KANSAS CITY, Mo. — Google Inc. disclosed Thursday what it will charge for its long-awaited, ultrafast Internet service in Kansas City: $70 per month.
The service is intended as a showcase for what’s technically possible and as a testbed for the development of new ways to use the Internet. Bypassing the local cable and phone companies, Google has spent months and an undisclosed amount of money pulling its own optical fiber through the two-state Kansas City region.
After vetting many contenders, Google said last year that the Kansas City metro area would be the first to get its ‘‘Fiber for Communities’’ broadband service.
Some cities had used gimmicks to get the company’s attention. Topeka informally renamed itself ‘‘Google, Kansas.’’ A group in Baltimore launched a website that used Google’s mapping service to plot the location of more than 1,000 residents and give their reasons for wanting the service. Hundreds of groups on Facebook implored Google to come to their cities.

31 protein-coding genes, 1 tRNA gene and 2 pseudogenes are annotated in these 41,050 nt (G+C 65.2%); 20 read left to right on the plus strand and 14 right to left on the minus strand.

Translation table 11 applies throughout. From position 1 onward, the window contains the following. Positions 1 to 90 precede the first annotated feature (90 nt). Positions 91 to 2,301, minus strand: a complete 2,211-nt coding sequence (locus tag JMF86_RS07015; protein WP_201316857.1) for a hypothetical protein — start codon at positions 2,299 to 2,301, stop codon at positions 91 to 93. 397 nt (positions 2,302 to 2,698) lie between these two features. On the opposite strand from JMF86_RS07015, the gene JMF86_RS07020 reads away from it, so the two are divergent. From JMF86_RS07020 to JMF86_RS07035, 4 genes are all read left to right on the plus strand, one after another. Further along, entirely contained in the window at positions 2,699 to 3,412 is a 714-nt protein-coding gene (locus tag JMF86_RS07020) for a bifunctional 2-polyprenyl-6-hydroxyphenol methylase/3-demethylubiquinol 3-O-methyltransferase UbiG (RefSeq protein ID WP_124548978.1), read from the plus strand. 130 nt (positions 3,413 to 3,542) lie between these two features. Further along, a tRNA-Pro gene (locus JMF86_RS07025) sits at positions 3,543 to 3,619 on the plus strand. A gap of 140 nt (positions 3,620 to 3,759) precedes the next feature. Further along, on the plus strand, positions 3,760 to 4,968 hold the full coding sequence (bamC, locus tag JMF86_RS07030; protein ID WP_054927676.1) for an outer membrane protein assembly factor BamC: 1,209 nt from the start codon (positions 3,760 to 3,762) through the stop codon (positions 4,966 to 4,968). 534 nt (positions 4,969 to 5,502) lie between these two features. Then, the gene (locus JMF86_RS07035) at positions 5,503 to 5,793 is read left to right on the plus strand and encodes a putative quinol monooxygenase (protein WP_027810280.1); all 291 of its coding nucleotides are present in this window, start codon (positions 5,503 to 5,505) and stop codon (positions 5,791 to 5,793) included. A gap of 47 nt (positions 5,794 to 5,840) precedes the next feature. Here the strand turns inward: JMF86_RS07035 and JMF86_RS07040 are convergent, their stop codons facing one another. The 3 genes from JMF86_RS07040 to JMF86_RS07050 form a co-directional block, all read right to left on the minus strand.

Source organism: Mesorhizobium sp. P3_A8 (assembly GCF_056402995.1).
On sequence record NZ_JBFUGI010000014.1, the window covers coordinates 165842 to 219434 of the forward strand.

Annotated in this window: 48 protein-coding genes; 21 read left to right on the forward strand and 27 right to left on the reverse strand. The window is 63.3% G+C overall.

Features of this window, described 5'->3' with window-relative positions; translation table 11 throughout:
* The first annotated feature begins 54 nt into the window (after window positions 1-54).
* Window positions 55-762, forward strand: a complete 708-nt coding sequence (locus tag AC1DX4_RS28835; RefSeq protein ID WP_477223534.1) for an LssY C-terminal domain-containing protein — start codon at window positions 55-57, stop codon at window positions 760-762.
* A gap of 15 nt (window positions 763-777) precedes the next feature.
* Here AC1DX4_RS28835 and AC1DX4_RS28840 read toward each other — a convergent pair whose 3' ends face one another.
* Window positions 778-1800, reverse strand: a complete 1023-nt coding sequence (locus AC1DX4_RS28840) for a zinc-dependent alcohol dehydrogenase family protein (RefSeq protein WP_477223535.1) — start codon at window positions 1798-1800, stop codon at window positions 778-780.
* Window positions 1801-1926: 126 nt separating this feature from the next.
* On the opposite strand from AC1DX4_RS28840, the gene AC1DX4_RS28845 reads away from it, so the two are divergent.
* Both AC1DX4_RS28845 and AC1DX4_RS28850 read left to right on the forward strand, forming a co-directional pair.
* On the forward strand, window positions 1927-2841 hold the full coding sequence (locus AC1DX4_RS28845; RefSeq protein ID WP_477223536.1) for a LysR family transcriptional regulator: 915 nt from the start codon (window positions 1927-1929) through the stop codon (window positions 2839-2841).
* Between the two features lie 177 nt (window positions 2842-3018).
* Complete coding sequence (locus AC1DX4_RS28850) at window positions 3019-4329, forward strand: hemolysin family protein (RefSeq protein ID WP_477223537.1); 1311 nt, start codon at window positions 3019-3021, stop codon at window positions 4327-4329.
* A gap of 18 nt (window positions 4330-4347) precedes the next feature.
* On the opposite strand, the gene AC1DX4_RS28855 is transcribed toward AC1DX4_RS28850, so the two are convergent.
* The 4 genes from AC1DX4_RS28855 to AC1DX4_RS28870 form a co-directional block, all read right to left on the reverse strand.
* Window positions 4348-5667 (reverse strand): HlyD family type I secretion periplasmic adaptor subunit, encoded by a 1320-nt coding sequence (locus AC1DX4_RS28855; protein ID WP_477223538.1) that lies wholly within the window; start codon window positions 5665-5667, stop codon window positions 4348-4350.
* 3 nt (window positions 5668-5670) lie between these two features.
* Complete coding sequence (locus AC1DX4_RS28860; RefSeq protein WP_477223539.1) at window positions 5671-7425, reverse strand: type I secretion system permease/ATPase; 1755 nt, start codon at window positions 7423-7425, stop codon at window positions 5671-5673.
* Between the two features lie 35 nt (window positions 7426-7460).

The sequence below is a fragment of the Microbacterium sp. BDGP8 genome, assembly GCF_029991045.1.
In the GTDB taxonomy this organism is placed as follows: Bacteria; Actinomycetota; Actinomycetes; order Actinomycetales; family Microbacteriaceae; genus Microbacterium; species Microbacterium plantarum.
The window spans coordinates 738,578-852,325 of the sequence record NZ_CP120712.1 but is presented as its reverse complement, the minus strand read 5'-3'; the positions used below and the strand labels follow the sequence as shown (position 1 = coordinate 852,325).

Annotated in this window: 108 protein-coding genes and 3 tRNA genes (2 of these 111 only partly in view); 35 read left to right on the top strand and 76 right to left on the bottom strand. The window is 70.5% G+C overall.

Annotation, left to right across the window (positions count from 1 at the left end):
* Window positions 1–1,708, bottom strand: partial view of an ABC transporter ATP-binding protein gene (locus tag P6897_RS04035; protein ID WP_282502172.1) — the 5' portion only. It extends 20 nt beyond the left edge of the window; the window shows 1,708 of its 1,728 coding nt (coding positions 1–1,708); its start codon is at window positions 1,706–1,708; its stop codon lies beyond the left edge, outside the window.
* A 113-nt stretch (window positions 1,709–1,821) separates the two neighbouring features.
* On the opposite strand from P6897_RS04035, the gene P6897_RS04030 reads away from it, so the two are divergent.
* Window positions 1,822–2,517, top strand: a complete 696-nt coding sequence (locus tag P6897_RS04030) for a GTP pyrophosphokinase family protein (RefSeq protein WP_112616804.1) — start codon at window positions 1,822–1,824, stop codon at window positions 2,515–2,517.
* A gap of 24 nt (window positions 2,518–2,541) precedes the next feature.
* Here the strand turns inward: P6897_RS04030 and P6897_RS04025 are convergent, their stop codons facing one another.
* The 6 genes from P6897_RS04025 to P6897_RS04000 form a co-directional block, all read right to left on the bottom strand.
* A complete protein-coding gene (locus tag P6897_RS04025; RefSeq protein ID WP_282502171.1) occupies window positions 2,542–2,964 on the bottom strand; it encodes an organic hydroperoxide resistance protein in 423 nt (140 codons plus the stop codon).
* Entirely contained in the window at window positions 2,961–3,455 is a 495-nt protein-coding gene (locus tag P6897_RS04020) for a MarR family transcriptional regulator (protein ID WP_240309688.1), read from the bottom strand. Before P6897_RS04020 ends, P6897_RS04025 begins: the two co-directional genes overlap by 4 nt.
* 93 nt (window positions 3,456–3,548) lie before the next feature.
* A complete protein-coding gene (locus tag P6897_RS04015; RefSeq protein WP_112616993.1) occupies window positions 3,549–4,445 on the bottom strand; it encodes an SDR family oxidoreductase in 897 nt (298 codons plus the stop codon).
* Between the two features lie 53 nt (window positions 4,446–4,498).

The $70 fee will pay for ‘‘gigabit’’ Internet service, about 100 times faster than a basic cable modem. For another $50 per month, Google will provide cable-TV-like service over the fiber, too, and a tablet computer that works as a remote.
The channel line-up includes Nickelodeon, Discovery, Bravo, Starz, and Showtime but is missing AMC, HBO, CNN, Fox News, and ESPN. Google spokeswoman Jenna Wandres would not say why the channels were missing, but said the line-up would expand.
Google said it will only start hooking up households in neighborhoods where a sufficient number of people want service. Kansas City residents have six weeks to preregister for service, after which Google will decide which areas have enough interest. Google will also offer a slower Net option, at a DSL-like 5 megabits per second, with no monthly fee to households that pay a $300 installation fee. The service is guaranteed for at least seven years, but is available only in neighborhoods where enough people have preregistered.